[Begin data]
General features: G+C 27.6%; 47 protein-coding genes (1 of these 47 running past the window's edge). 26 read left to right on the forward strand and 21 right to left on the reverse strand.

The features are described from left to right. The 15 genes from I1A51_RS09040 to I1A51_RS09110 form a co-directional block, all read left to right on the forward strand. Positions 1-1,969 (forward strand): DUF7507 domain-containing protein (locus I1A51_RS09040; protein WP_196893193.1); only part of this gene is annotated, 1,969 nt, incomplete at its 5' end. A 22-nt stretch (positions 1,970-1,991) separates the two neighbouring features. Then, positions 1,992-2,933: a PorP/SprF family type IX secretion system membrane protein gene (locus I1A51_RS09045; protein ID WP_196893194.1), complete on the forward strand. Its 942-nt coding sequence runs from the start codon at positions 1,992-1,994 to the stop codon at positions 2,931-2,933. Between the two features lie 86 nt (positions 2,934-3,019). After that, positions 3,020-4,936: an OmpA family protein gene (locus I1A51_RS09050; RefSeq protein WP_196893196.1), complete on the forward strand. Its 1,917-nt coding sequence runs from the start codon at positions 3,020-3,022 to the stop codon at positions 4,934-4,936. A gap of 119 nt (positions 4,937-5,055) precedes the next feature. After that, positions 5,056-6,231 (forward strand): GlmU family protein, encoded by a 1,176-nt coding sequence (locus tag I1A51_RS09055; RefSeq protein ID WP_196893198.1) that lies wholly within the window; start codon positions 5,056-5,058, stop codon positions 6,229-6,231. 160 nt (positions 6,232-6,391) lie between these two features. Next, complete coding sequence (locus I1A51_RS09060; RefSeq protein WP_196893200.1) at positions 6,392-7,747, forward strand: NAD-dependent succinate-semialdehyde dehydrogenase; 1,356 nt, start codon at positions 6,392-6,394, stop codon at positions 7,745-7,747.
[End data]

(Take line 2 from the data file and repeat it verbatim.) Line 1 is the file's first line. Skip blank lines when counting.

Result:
The features are described from left to right. The 15 genes from I1A51_RS09040 to I1A51_RS09110 form a co-directional block, all read left to right on the forward strand. Positions 1-1,969 (forward strand): DUF7507 domain-containing protein (locus I1A51_RS09040; protein WP_196893193.1); only part of this gene is annotated, 1,969 nt, incomplete at its 5' end. A 22-nt stretch (positions 1,970-1,991) separates the two neighbouring features. Then, positions 1,992-2,933: a PorP/SprF family type IX secretion system membrane protein gene (locus I1A51_RS09045; protein ID WP_196893194.1), complete on the forward strand. Its 942-nt coding sequence runs from the start codon at positions 1,992-1,994 to the stop codon at positions 2,931-2,933. Between the two features lie 86 nt (positions 2,934-3,019). After that, positions 3,020-4,936: an OmpA family protein gene (locus I1A51_RS09050; RefSeq protein WP_196893196.1), complete on the forward strand. Its 1,917-nt coding sequence runs from the start codon at positions 3,020-3,022 to the stop codon at positions 4,934-4,936. A gap of 119 nt (positions 4,937-5,055) precedes the next feature. After that, positions 5,056-6,231 (forward strand): GlmU family protein, encoded by a 1,176-nt coding sequence (locus tag I1A51_RS09055; RefSeq protein ID WP_196893198.1) that lies wholly within the window; start codon positions 5,056-5,058, stop codon positions 6,229-6,231. 160 nt (positions 6,232-6,391) lie between these two features. Next, complete coding sequence (locus I1A51_RS09060; RefSeq protein WP_196893200.1) at positions 6,392-7,747, forward strand: NAD-dependent succinate-semialdehyde dehydrogenase; 1,356 nt, start codon at positions 6,392-6,394, stop codon at positions 7,745-7,747.